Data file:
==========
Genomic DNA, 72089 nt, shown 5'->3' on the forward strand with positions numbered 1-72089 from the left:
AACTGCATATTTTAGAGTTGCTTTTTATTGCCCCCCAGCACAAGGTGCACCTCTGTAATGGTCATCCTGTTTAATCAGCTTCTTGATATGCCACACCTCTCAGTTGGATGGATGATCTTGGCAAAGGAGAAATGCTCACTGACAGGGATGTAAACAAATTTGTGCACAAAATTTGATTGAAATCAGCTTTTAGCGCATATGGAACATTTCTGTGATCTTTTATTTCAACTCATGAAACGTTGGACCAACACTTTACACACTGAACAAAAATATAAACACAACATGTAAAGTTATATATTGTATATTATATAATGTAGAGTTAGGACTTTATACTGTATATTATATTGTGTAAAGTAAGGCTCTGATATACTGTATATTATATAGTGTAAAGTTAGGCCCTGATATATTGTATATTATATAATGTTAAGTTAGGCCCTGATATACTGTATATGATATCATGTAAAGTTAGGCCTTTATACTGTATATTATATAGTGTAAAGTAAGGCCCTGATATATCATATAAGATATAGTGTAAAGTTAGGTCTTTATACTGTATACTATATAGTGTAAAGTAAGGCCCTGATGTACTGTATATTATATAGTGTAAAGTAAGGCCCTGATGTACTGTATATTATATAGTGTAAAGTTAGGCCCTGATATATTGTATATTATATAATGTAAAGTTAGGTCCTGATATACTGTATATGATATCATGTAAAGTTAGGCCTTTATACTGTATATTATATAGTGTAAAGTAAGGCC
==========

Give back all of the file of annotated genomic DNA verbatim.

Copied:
Genomic DNA, 72089 nt, shown 5'->3' on the forward strand with positions numbered 1-72089 from the left:
AACTGCATATTTTAGAGTTGCTTTTTATTGCCCCCCAGCACAAGGTGCACCTCTGTAATGGTCATCCTGTTTAATCAGCTTCTTGATATGCCACACCTCTCAGTTGGATGGATGATCTTGGCAAAGGAGAAATGCTCACTGACAGGGATGTAAACAAATTTGTGCACAAAATTTGATTGAAATCAGCTTTTAGCGCATATGGAACATTTCTGTGATCTTTTATTTCAACTCATGAAACGTTGGACCAACACTTTACACACTGAACAAAAATATAAACACAACATGTAAAGTTATATATTGTATATTATATAATGTAGAGTTAGGACTTTATACTGTATATTATATTGTGTAAAGTAAGGCTCTGATATACTGTATATTATATAGTGTAAAGTTAGGCCCTGATATATTGTATATTATATAATGTTAAGTTAGGCCCTGATATACTGTATATGATATCATGTAAAGTTAGGCCTTTATACTGTATATTATATAGTGTAAAGTAAGGCCCTGATATATCATATAAGATATAGTGTAAAGTTAGGTCTTTATACTGTATACTATATAGTGTAAAGTAAGGCCCTGATGTACTGTATATTATATAGTGTAAAGTAAGGCCCTGATGTACTGTATATTATATAGTGTAAAGTTAGGCCCTGATATATTGTATATTATATAATGTAAAGTTAGGTCCTGATATACTGTATATGATATCATGTAAAGTTAGGCCTTTATACTGTATATTATATAGTGTAAAGTAAGGCC